studies estimate that women and mothers, who are most often the secondary earner, and lower-skilled workers are much more responsive to wage and tax-rate variations. This means that high METRs or PTRs for a child-caring spouse are likely to affect the incentive to work longer hours, to seek part-time work or to re-enter the workforce. This leads
to fewer paid work hours than people might otherwise choose.
Because taxes and benefit programs can interact to create potentially extraordinarily high effective tax rates, governments need to be mindful of not discouraging work among these segments of the population, especially families with children eligible for generous child-related cash benefits.4
Finally, other non-tax family costs also greatly influence the work decision. In particular, the subsidization of childcare expenses increases parental (primarily maternal) workforce participation. Indeed, many Organisation for Economic Co-operation and Development (OECD) countries’ tax and transfer systems already subsidize child care, and the OECD calculates a PTR estimate inclusive of childcare services as part of its work incentive indicators (OECD 2022). Our own estimate of PTRs inclusive of median child care expenses yield participation tax rates generally ranging from 50 percent to more than 80 percent in Canada.
Consider a hypothetical two-parent family with young children. Both parents already work and earn income. However, one parent is considering whether to work more to earn extra income. One factor to consider in this decision is how much of the extra income the family can keep after deducting income taxes and the loss of tax benefits. In some income ranges and family situations, the family would lose more than half of each extra dollar of earnings – that is, the METR would be greater than 50 percent.
Five main factors determine the METR and how much the family would lose in taxes and benefits: the province of residence, the initial level of family income, the number of children, the number of earners in the family and how earnings are split among the earners. For illustrative simplicity, let us assume that, in dual-earner families, each spouse contributes half of the family income.
At very low family employment income levels – from about $3,000 to $12,000 – the Canada Workers Benefit (CWB, renamed in 2019 from the Working Income Tax Benefit) rewards workers for taking on more work, resulting in a negative METR. 5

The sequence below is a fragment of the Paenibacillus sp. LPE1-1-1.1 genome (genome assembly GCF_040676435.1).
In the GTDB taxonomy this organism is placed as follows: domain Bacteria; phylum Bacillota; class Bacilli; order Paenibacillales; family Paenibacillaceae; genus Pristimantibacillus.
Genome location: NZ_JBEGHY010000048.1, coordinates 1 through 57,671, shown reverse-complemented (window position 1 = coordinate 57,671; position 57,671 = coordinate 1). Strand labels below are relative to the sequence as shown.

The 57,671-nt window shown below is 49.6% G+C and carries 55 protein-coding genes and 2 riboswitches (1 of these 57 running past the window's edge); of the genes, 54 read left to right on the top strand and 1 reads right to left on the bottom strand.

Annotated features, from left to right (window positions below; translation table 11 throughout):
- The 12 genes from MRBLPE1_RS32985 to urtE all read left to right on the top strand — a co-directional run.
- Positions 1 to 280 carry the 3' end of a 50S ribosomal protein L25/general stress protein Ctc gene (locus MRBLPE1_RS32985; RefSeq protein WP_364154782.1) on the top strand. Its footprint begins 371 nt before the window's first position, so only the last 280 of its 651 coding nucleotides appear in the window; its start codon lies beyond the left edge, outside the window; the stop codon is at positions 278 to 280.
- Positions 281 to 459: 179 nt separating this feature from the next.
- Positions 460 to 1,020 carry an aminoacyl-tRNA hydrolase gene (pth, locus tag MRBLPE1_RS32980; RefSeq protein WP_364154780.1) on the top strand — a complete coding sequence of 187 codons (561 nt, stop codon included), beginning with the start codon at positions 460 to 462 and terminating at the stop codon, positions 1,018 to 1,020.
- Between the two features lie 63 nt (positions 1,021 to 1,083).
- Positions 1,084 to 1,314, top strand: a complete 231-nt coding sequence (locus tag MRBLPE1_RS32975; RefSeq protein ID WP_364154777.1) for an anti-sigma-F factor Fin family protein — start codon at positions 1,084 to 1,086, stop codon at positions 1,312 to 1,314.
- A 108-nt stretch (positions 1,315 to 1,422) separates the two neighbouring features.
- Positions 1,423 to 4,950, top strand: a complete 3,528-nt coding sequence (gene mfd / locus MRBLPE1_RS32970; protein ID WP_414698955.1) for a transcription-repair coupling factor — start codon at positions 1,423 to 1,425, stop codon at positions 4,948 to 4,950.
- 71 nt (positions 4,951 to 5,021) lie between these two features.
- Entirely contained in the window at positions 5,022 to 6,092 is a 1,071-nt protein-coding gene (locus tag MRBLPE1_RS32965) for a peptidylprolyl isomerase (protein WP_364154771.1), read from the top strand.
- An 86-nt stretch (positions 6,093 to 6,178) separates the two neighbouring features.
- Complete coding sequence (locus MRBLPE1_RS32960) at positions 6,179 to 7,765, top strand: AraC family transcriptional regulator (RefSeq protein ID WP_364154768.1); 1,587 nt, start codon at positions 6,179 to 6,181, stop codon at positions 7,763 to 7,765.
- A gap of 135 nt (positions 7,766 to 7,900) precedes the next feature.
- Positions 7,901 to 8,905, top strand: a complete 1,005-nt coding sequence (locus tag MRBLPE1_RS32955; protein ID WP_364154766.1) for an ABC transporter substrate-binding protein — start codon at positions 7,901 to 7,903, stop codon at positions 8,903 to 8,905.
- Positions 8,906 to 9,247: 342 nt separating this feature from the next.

Beyond the $30,000 mark, however, as the CWB and most other federal and provincial refundable credits and income-tested benefits are simultaneously reduced with each extra dollar of earnings, the METR climbs rapidly to levels approaching or surpassing 50 percent for families with at least two children, and stays at around this level from about $35,000 to $60,000 of family income in most provinces (Figure 1). METRs are generally just slightly higher for single-parent families, and the gap grows larger at higher income levels due to the individual tax unit and the progressivity of the tax system.
METRs generally peak at family incomes around the $40,000 to $50,000 mark. In Ontario, the family METR on extra earned income peaks at 79 percent for two-children two-parent families
and at 96 percent for single-parent families. In Quebec, it peaks at 88 and 71 percent, respectively. In other provinces, it tends to peak at around 60 to 70 percent (Figure 1).6
METRs reach their peak at relatively low levels of family income for two-parent families and at around average income levels for single-parent families. Beyond their peak, they drop to the mid-40-percent range, but quickly increase again with income as reductions of income-tested benefits give way to progressively increasing statutory tax rates.
It is often difficult for workers to choose the number of hours they work in a job. Employment is usually offered on the basis of a set number of expected hours. In many two-parent families with young children, the second earner’s decision is whether to look for work or to remain at home as a caregiver. The greater the participation tax rate – the proportion of total earnings lost to taxes and withdrawn benefits – the lesser the incentive to take on employment.